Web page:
Off the Wires

Russia, Syria Pledge 'Humanitarian Corridors' Out Of Rebel-Held Parts Of Aleppo

July 29th, 2016  |  Source: NPR

Russian and Syria have said they are opening humanitarian corridors out of besieged, rebel-held areas in the northern Syrian city of Aleppo. But NPR has reached civilians in the embattled city who turned back for fear of the ongoing shelling.

Russia's Defense Minister Sergei Shoigu said in televised remarks Thursday that "Russia and the Syrian government will open humanitarian corridors and offer a way out for opposition fighters wanting to lay down their arms," The Associated Press reported. Shoigu said there would be three corridors for civilian use and another for fighters seeking amnesty.

Forces loyal to the Syrian government seized the last road into rebel-held areas of Aleppo 11 days ago, effectively rendering them completely isolated, as The Two-Way has reported.

And as NPR's Alison Meuse tells our Newscast unit, it's still unclear whether the new "humanitarian corridors" will actually offer any respite to the besieged residents. She spoke with one resident, and has this report:

"Aleppo resident Baraa al-Halabi says he woke up to an offer on state TV. The regime listed four escape routes for people trapped on the rebel side. Halabi says via Internet call he joined a group of families headed to one of the designated corridors. But when they arrived, regime forces fired a fresh round of artillery. No one was hurt and it wasn't clear if the shelling was targeting those fleeing, but they were too afraid to continue. They're among 300,000 people the U.N. says are now cut off from aid in Aleppo."

Aleppo is divided between rebel forces and troops loyal to the government. The rebel-held areas are in the east of the city.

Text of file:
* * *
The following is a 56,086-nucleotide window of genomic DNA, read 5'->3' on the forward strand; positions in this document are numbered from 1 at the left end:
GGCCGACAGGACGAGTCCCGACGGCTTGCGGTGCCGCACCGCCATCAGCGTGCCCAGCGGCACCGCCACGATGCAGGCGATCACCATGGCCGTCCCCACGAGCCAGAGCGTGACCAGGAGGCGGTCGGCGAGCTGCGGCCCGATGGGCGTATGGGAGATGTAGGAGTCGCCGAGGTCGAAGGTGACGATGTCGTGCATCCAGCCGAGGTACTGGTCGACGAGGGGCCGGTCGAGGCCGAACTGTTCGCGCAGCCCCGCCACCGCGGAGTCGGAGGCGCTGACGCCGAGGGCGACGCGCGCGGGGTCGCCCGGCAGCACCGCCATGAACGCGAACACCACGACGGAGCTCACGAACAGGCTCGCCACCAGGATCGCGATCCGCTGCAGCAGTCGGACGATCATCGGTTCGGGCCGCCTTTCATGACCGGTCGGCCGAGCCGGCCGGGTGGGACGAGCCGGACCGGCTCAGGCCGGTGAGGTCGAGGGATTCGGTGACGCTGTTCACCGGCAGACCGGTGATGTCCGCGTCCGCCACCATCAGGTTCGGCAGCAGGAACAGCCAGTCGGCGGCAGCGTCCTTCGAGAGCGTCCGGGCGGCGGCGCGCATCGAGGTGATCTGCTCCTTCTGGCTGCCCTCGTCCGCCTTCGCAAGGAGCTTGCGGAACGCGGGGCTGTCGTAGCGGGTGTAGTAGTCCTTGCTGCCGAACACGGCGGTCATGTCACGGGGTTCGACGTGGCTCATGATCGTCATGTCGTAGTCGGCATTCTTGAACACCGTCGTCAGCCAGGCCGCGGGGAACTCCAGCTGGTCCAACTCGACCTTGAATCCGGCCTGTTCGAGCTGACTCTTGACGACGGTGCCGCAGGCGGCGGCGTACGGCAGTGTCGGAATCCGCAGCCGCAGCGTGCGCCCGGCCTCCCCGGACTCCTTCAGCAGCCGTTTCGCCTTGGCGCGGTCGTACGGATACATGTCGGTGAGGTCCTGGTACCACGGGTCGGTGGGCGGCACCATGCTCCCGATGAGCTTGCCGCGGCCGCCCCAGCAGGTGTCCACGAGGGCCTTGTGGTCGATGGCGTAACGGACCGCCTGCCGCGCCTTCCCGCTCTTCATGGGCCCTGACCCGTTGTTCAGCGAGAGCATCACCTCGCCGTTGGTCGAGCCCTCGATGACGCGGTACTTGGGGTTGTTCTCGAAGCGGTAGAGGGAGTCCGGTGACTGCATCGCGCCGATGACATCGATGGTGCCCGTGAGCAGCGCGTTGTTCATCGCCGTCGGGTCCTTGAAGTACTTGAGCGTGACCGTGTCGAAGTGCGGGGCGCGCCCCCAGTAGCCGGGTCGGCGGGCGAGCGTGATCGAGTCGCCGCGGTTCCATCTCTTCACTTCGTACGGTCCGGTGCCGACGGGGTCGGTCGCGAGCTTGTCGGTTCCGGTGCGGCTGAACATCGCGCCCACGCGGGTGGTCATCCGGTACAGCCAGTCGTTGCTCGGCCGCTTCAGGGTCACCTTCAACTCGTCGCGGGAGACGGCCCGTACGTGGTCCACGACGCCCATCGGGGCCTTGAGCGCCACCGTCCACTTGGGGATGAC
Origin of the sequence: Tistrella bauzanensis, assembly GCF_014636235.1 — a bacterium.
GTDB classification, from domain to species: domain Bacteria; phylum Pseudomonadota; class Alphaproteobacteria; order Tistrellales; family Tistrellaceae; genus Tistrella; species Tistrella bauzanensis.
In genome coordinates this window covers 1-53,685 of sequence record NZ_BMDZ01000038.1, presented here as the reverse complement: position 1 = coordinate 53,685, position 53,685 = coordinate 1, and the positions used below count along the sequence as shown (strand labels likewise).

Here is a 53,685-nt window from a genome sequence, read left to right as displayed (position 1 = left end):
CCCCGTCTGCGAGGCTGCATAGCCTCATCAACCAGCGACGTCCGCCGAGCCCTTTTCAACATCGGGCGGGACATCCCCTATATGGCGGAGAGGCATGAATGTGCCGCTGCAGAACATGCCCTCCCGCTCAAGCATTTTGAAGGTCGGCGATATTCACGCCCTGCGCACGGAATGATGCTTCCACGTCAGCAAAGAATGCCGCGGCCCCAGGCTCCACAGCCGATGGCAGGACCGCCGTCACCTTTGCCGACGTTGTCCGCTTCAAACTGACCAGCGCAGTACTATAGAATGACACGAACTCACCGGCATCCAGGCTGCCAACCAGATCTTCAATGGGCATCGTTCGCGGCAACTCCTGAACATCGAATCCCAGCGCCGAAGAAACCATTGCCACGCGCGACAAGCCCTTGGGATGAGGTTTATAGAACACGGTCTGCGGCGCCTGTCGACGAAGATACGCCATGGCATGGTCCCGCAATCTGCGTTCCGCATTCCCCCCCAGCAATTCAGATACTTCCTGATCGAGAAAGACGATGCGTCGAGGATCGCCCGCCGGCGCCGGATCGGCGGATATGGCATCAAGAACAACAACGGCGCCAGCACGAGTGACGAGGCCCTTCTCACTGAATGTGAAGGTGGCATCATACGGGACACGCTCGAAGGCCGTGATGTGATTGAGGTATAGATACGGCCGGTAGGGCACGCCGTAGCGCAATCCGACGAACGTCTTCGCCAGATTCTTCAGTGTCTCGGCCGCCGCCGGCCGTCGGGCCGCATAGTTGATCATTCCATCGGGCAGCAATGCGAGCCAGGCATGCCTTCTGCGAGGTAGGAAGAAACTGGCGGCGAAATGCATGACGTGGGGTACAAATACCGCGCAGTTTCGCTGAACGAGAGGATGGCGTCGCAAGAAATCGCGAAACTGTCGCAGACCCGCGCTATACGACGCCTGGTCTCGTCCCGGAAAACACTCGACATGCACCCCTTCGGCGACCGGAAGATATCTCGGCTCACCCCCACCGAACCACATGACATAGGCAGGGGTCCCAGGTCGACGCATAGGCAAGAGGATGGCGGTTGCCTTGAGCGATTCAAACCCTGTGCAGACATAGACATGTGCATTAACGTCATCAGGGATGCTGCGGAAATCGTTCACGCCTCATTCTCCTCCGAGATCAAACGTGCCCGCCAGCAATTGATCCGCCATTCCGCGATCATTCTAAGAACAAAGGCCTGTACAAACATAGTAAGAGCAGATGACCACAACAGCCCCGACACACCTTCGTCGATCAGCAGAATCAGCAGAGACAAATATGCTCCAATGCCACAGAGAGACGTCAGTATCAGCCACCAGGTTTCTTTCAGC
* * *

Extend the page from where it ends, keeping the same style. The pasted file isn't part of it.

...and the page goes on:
Alison adds that the supposed offer of amnesty has been met with some skepticism. As she reports, "opposition activists say that can mean a ticket to jail, or conscription into pro-regime paramilitary groups."

As The Two-Way reported, activists have been sounding the alarm about a possible humanitarian crisis in the besieged area. It's just one area of Syria where aid is blocked — multiple parties have used siege tactics as a weapon of war over the course of the conflict, which is now in its sixth year.

On the diplomatic front, the U.S. is attempting to work with Russia to push forward with peace negotiations. But there are big questions about how to get there. NPR's David Welna has explained:

"The negotiation would be to end Syria's brutal civil war and set up a transitional government. To get there, Kerry would have the U.S. share intelligence with Russia to target airstrikes against an al-Qaida affiliate called The Nusra Front. In exchange, Russia would prevail on its ally, the regime of Bashar al-Assad, to stop bombing moderate rebel groups and civilians."

Today, Shoigu said that "Moscow is sending a top general and experts to Geneva at the request of U.S. Secretary of State John Kerry to discuss the Aleppo crisis," the AP reported.


U.S. concerned over Israel's settlement activity

July 28th, 2016  |  Source: Reuters

The United States is deeply concerned about Israel's reported plans to build an additional 323 units in settlements in East Jerusalem on top of previously announced 770 units in the settlement of Gilo, the U.S. State Department said.

Such action by Israel "continues this pattern of provocative and counterproductive action," State Department spokesman John Kirby said in a statement on Wednesday.


Turkey detains more journalists in clampdown on cleric's followers

July 27th, 2016  |  Source: Reuters

Turkey ordered another 47 journalists detained on Wednesday, part of a large-scale crackdown on suspected supporters of U.S.-based Muslim cleric Fethullah Gulen, who is accused by Ankara of masterminding a failed military coup.

Turkey has suspended, detained or placed under investigation more than 60,000 soldiers, judges, teachers, journalists and others suspected of ties to Gulen's movement since the July 15-16 coup, which was staged by a faction within the military.

Turkey's army General Staff on Wednesday put the number of soldiers belonging to the Gulen network who took part in the coup attempt at 8,651, roughly about 1.5 percent of the armed forces, broadcaster NTV reported.

Gulen has denied any involvement in the failed coup.

Turkey's capital markets board said on Tuesday it had revoked the license of the head of research at brokerage AK Investment and called for him to face charges over a report he wrote to investors analyzing the July 15 coup.

Western governments and human rights groups, while condemning the abortive coup in which at least 246 people were killed and more than 2,000 injured, have expressed alarm over the extent of the crackdown, suggesting President Tayyip Erdogan may be using it to stifle dissent and tighten his grip on power.